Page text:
In 1494, in his book *Summa de Arithmetica, Geometrica, Proportioni et Proportionalita*, Luca Pacioli asked the following question: how should the stakes be divided when a game of several rounds must be abandoned unfinished? Two centuries later, this problem was the object of a correspondence between Fermat and Pascal, which eventually changed our lives. In fact, in the attempt to solve this problem, the two great French mathematicians laid the foundations of what is now known as probability theory (the word “probability”, from Latin “probare” only came into use later).

Probability theory permeates our lives today. It has found applications to pricing theory (via the Black-Scholes equation), gambling, and even to credit cards (many cryptographic systems are based on the difficulty of testing whether a given integer is prime, and some of the most powerful primality tests are probabilistic in nature). Needless to say, probability theory is at the heart of the insurance industry.

Devlin’s book tells the fascinating story of this ground-breaking discovery, through a careful analysis of the correspondence held between Fermat and Pascal around 1654. As the author correctly points out, at the time it was by no means obvious that risk could be measured at all. Nowadays, the problem of the unfinished game can be solved by anyone who has taken a few hours of an introductory course in probability; this is symptomatic of the huge change that occurred in our vision of the world during the last three centuries. Today we are accustomed to the idea of assigning numbers to nearly everything, including our own expected lifetime.

What made the problem of the unfinished game such a challenge before Pascal and Fermat solved it was the fact that one cannot know how the players would have actually played if the game had not been abandoned. Psychologically, it was hard to assign a precise number to a random event. In fact, Pascal and Fermat had to perform their calculations within a worldview that considered what they were doing impossible. For a philosopher, probability theory can have theological implications. In fact Pascal, a fervent Catholic, later proposed a probabilistic argument to prove the ‘utility’ of faith!

This book is not only about mathematics. It is also a tale of how mathematics, and science in general, is really done. Pascal is described as “a man of slight build” (he died indeed at the age of thirty-nine), who struggles with a conceptual difficulty about the way the problem should be correctly modelled. We learn, also, how hard was for the two men to meet each other. In fact, it never happened: at the time. it was quite dangerous and time-consuming to travel, even within the same country, and especially for two unhealthy men.

Throughout this book, we meet so many brilliant minds. Among them, Girolamo Cardano, another pioneer of probability theory, who lived an unconventional, and often embittered, life. And the amazing Bernoulli family: eight members of the family distinguished themselves in some branch of mathematics, especially probability, something that one might argue defies the laws of probability…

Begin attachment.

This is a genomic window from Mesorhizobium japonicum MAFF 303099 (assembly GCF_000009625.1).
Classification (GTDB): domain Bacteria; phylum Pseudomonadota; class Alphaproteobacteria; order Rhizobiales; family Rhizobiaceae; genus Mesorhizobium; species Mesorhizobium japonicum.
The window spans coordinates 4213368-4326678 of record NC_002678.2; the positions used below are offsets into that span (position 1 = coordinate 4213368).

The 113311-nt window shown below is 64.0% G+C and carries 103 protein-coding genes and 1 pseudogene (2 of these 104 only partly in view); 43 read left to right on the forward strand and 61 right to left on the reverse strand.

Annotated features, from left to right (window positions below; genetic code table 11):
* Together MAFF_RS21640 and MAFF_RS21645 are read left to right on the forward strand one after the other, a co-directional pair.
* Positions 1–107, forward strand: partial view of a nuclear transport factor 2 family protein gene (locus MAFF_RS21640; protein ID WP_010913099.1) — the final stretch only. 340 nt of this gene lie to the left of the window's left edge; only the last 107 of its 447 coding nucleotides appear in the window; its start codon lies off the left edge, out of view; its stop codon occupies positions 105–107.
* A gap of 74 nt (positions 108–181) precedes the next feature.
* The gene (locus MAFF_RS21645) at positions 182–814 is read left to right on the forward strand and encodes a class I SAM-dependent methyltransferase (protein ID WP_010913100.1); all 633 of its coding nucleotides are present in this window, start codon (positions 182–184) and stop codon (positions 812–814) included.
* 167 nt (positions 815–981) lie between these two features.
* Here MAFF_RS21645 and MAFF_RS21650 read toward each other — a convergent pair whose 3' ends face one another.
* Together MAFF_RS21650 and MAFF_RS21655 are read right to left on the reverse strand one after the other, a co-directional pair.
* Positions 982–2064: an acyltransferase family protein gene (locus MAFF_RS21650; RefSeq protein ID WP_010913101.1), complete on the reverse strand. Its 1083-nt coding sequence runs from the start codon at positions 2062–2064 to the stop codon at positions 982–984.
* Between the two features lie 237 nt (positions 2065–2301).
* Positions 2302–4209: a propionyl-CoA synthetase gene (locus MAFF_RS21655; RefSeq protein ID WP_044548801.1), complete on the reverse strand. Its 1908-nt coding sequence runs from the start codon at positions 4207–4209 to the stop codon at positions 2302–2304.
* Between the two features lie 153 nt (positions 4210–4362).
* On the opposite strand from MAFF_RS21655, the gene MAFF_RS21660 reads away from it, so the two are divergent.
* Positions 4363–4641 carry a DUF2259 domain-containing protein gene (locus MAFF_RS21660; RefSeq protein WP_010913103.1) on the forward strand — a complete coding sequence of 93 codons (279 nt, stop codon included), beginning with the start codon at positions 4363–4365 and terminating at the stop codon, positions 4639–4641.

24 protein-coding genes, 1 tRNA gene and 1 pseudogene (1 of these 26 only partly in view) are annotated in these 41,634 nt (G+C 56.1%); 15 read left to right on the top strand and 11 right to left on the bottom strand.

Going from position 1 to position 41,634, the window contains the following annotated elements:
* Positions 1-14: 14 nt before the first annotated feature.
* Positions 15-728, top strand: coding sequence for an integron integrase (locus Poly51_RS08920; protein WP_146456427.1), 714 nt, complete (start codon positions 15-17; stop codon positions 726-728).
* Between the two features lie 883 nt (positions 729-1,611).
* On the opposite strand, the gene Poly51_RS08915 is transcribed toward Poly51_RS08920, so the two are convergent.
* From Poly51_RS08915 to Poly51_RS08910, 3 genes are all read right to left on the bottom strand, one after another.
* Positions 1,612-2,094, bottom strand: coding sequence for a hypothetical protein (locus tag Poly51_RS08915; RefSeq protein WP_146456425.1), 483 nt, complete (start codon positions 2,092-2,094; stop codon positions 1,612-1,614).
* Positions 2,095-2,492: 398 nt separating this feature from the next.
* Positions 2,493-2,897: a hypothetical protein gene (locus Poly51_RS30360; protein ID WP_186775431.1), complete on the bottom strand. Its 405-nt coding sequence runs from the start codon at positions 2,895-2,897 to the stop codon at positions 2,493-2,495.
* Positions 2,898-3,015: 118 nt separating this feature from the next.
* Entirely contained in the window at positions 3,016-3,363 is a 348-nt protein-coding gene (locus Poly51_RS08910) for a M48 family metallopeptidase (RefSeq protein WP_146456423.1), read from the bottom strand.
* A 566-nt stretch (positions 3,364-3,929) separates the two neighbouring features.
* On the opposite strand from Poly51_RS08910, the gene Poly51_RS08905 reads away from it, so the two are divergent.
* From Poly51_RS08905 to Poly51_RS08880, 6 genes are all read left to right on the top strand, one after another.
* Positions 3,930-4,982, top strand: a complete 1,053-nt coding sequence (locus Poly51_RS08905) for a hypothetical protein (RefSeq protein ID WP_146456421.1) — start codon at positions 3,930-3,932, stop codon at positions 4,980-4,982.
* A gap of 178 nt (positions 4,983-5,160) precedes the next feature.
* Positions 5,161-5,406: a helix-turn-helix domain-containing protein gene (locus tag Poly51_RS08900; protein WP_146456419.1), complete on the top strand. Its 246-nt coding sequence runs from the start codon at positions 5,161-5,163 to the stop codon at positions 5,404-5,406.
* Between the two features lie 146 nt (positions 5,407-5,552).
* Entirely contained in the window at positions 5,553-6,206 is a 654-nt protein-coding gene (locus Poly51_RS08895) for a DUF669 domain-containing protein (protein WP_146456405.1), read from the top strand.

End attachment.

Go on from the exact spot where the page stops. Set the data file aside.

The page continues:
Summing up: Devlin’s book is very well written and accessible to everyone, it doesn’t require any special expertise in any area of mathematics, and the correct solution of the unfinished game is thoroughly explained. His analysis of the Fermat-Pascal correspondence is penetrating and never technical.

This is highly recommended reading. I think it should find a place in every mathematician’s library.

Fabio Mainardi earned a PhD in Mathematics at the University of Paris 13. His research interests are Iwasawa theory, p-adic L-functions and the arithmetic of automorphic forms. He may be reached at mainardi2002@yahoo.fr.

## Comments

## Kuldeep Singh

I really enjoyed reading this book. It is an excellent account of the history of probability theory.

The story begins with a correspondence between the two great French mathematicians, Pierre de Fermat and Blaise Pascal. The book has an interesting hook, with the opening paragraph being a letter sent by Pascal to Fermat. The correspondence asks ‘how should we divide the stakes if a particular game is incomplete?’ This led Pascal and Fermat to lay the groundwork for probability theory.

I liked the style of the author and the way Devlin dipped into some straightforward mathematics in this book. The history is particularly appealing, with the explanation of how Graunt developed his mortality tables. It also goes on to state that Newton’s first great mathematical discovery, the binomial theorem, is based on Pascal’s triangle.

The book explains with entertaining detail the personalities of Fermat and Pascal. There are also some very fascinating applications of probability mentioned in the book such as how the repeated use of Bayes theorem predicted an attack on the pentagon and also the explanation of why DNA profiling is so reliable.

However the book has the following shortcomings:

This is a book for anybody interested in history of mathematics or mathematics in general. You do not need to be a mathematician to appreciate this book.